Today the Danish and Norwegian Embassies were trashed in Syria. The police looked on and did nothing. We have been here before. In 1938, Cardinal Innitzer realising his epic mistake in welcoming the Anschluss of Austria, preached a sermon in St Stephen's Cathedral in Vienna, "There is just one Fuehrer: Jesus Christ." His palace was trashed by the Nazis with the police slow, indifferent or looking on. The scene is dramatised in the famous film "The Shoes of the Fisherman".
A few years ago, I met a member of the Catholic Youth who participated in this Mass. On his way home, he greeted someone with "Long Live Our Archbishop" to show he was not a Nazi but a Christian and in consequence he spent the next six years in a concentration camp.
All the more sad then that the Vatican has followed the British Foreign Secretary in appeasing the critics of the publication of the cartoons.
The following report appeared in Osservatore Romano of October 15th 1938.
On Friday, October 7th, a service for Catholic youth took place in St. Stephen's Cathedral. The Cardinal Archbishop also gave a sermon in which he encouraged the young in their faith and religious activities, and when he left the Cathedral some six thousand of them gave expression to their loyalty and sang the hymn to the Sacred Heart. The Hitler Youth and the SA had gathered there, too, and started counter-shouts and whistling: "Down with Innitzer. Our faith is Germany." The young Catholics were numerically the stronger, but they made no answer and dispersed quite quietly. In spite of that, bands of SA-men gathered together in front of the Bishop's residence and staged noisy demonstrations with the shout that the Cardinal should be taken to Dachau. They next tried to break in the door of the residence, but the police intervened to protect it and it was not until towards eleven o'clock in the evening that the demonstrators, with rowdy threats, left the place.
The next day, Saturday, October 8th, at eight-fifteen in the evening, the demonstrations started again from all sides, including the Rotenturmstrasse, so that the residence was entirely surrounded. Stones came from all directions, and all the windows were broken. Again and again the police were asked for assistance, as the demonstrators were endeavouring to break in, and several police stations promised to give aid. In spite of this, however, the heavy door was broken a quarter of an hour later and a disorderly crowd poured in, destroying everything they came across in the antechambers and on the staircase. The inmates of the residence hurried towards the chapel to the Cardinal's protection. It was feared that the Blessed Sacrament would be the object of a sacrilege and a priest consumed the Sacred Hosts— and indeed it was high time, for the intruders had reached the episcopal chapel, struck a secretary of the Cardinal unconscious, destroyed the statue of a saint and, pursuing their vandalism, stormed the study of the Cardinal, where they broke open a writing table and smashed a crucifix. The purple pectoral cross and ring of the Cardinal were stolen, and everywhere the furniture was smashed, pictures slashed and objects of art demolished. The Archbishop's Master of Ceremonies was hit on the head with a candelabra, and one of the priests was dragged to the window and only just saved from being thrown out. As he pluckily defended the chapel the mob shouted: " Well, was it better under Schuschnigg [ousted Chancellor of Austria]?" and other insults.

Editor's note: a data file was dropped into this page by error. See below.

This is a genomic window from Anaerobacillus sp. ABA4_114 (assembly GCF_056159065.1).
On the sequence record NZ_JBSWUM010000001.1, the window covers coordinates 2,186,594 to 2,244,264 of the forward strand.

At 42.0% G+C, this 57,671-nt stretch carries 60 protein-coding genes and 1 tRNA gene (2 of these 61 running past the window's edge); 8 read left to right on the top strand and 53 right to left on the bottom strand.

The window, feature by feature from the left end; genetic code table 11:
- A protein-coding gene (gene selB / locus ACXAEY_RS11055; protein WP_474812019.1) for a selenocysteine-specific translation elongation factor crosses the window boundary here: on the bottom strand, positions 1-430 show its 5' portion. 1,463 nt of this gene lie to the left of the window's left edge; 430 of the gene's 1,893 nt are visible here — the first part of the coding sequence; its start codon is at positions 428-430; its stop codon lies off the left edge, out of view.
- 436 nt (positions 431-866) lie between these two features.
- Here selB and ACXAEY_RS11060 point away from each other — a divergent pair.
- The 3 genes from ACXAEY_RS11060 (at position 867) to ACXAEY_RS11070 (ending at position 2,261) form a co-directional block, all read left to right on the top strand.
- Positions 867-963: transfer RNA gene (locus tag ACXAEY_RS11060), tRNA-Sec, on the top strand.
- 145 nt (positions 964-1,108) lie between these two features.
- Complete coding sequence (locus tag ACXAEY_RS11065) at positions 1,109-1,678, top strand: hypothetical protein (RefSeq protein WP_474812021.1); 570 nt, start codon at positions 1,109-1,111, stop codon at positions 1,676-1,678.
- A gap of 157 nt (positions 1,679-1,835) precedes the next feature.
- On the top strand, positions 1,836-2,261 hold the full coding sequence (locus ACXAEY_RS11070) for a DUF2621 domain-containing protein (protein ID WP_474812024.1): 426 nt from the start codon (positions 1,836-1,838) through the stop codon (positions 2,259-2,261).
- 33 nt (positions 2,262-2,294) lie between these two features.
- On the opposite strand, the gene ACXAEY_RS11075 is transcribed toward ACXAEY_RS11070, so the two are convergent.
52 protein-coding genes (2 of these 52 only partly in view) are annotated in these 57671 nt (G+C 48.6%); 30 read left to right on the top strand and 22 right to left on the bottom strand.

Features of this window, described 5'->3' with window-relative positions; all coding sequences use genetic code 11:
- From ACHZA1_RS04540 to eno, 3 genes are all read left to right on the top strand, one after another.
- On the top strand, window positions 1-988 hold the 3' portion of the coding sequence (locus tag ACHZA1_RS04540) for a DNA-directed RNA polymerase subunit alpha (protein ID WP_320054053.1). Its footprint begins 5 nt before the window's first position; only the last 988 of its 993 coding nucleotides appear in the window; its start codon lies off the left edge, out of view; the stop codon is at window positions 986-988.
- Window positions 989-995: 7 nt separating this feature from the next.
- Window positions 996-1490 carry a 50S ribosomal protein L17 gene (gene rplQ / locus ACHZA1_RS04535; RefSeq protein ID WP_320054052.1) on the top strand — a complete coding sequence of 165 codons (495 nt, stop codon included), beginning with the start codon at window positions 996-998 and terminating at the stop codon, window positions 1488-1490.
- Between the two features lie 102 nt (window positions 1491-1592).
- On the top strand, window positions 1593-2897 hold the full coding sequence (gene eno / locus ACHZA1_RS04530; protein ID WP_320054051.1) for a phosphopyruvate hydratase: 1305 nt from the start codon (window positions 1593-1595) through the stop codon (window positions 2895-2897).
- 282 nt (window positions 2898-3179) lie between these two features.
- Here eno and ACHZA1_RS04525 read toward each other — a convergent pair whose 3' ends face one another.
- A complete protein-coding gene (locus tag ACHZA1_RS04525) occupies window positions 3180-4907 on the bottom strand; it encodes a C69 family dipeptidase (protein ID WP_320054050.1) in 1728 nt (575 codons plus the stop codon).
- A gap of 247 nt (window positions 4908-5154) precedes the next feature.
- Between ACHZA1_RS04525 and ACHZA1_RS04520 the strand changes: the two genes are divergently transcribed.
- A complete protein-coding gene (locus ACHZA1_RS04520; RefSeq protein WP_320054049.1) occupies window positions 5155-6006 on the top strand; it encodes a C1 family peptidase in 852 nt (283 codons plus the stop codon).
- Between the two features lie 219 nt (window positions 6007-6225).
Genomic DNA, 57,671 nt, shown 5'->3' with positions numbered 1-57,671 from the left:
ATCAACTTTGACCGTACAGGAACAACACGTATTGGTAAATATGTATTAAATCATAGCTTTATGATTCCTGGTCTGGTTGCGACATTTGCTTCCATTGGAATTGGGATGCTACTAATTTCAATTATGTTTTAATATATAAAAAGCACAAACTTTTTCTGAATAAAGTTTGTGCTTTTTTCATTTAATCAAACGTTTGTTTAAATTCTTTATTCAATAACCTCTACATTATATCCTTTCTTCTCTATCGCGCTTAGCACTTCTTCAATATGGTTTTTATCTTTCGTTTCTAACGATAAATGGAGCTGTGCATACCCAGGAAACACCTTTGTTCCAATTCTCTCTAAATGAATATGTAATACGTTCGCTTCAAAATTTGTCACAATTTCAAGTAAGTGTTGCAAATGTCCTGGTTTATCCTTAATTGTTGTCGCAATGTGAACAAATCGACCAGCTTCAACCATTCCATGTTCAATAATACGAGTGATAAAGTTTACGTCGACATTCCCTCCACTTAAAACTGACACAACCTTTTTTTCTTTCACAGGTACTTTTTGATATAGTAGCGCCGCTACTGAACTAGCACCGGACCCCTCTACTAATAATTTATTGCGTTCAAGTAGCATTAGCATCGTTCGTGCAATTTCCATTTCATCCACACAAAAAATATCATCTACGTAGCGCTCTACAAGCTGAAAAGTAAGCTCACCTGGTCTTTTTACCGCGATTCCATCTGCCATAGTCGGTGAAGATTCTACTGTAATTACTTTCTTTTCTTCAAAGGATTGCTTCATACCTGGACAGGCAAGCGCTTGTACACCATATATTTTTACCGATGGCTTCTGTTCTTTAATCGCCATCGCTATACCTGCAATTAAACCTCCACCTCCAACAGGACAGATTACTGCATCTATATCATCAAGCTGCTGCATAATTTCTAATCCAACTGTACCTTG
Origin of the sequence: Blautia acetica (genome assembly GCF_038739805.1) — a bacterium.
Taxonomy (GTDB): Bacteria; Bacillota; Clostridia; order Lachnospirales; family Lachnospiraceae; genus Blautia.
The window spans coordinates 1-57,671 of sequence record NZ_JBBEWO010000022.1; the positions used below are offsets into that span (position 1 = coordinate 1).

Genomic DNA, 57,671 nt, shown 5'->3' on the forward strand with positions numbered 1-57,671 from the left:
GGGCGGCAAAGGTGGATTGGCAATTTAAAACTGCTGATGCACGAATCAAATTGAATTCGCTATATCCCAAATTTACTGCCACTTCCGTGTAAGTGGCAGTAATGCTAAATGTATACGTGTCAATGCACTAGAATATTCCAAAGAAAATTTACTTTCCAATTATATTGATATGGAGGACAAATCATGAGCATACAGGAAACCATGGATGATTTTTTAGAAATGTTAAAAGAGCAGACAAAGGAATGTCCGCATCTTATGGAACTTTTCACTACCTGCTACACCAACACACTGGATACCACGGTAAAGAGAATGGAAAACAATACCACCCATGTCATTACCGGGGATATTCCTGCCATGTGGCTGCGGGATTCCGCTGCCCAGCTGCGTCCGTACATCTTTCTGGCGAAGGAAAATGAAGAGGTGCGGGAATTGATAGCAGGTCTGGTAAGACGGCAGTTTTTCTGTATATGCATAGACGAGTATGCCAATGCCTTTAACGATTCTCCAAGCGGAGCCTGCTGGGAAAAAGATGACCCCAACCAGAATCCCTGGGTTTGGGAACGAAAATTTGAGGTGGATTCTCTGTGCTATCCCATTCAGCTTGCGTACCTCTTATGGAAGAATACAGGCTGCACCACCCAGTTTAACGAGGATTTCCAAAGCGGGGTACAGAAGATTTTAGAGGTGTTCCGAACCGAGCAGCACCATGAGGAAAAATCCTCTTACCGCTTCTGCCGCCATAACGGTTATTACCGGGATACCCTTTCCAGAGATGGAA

At length the rumour spread among them that the police were on their way and that they had better disperse. The withdrawal then began, but not before they had demanded from the inmates of the residence a signed statement never to say a word about what had happened. Not one of the intruders, who left singing Deutschland über Alles, was in any way interfered with on going out, and one solitary arrest was made. (This was the correspondent of The Times [!!]) One of the broken clocks had stopped at five minutes past nine—the police had taken no less than forty minutes to reach the inner region of the town.
The crowd had insulted the Cardinal in a most violent and vulgar way. His life had, indeed, been saved, but in another house of the Cathedral Curia very brutal things had occurred. The house was first thoroughly damaged and then a curate, Fr. Kravarnik, was taken and thrown out of a window. He was seriously injured, and it is said that both his legs were broken so that his life is in danger.
Outside on the square the Cardinal's purple mantle, some articles of personal use, furniture, carpets, etc., were burnt. The outrages were not reported in any of the Vienna newspapers.